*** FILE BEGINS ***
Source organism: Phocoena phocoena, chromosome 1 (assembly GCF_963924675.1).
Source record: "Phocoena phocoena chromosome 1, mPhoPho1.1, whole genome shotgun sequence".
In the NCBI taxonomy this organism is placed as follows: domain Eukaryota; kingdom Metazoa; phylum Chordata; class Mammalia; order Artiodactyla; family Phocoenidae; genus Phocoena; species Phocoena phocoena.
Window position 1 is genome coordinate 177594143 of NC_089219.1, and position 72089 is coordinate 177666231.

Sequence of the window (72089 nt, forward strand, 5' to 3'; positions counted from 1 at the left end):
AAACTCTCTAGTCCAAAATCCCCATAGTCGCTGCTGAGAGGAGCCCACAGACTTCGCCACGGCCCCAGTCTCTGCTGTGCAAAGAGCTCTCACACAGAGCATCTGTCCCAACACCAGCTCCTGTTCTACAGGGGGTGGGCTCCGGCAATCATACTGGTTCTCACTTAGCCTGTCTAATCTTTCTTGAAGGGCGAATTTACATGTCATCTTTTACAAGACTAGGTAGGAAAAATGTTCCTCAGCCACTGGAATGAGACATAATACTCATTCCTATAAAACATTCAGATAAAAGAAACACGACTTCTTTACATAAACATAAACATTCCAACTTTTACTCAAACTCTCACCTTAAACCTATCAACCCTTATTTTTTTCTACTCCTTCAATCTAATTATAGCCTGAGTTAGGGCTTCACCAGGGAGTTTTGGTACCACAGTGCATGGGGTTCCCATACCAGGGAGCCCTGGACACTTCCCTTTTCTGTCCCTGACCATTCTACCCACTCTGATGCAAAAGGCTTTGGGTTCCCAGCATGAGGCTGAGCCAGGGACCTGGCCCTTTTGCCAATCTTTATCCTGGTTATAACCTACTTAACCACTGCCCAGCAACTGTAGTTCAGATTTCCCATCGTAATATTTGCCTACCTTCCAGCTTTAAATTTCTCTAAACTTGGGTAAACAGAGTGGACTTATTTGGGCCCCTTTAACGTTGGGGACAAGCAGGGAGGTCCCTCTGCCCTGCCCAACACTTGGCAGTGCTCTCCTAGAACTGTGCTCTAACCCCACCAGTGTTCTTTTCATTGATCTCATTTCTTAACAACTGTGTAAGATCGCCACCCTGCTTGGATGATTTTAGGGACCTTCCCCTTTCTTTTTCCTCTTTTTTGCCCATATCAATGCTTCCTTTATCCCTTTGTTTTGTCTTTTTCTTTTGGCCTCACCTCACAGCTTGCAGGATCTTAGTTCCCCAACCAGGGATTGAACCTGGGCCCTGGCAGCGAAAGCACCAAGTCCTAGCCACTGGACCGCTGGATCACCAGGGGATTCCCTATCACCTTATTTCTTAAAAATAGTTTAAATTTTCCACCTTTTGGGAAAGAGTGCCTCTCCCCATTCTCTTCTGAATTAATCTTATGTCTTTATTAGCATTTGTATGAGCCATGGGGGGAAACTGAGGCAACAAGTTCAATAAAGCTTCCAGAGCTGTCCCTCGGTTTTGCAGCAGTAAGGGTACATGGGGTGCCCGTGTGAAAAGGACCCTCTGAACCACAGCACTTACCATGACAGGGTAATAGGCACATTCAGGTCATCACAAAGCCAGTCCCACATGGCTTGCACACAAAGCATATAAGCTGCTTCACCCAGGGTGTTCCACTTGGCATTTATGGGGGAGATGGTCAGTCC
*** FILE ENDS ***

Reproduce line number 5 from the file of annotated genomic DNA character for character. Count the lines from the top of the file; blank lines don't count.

Sequence of the window (72089 nt, forward strand, 5' to 3'; positions counted from 1 at the left end):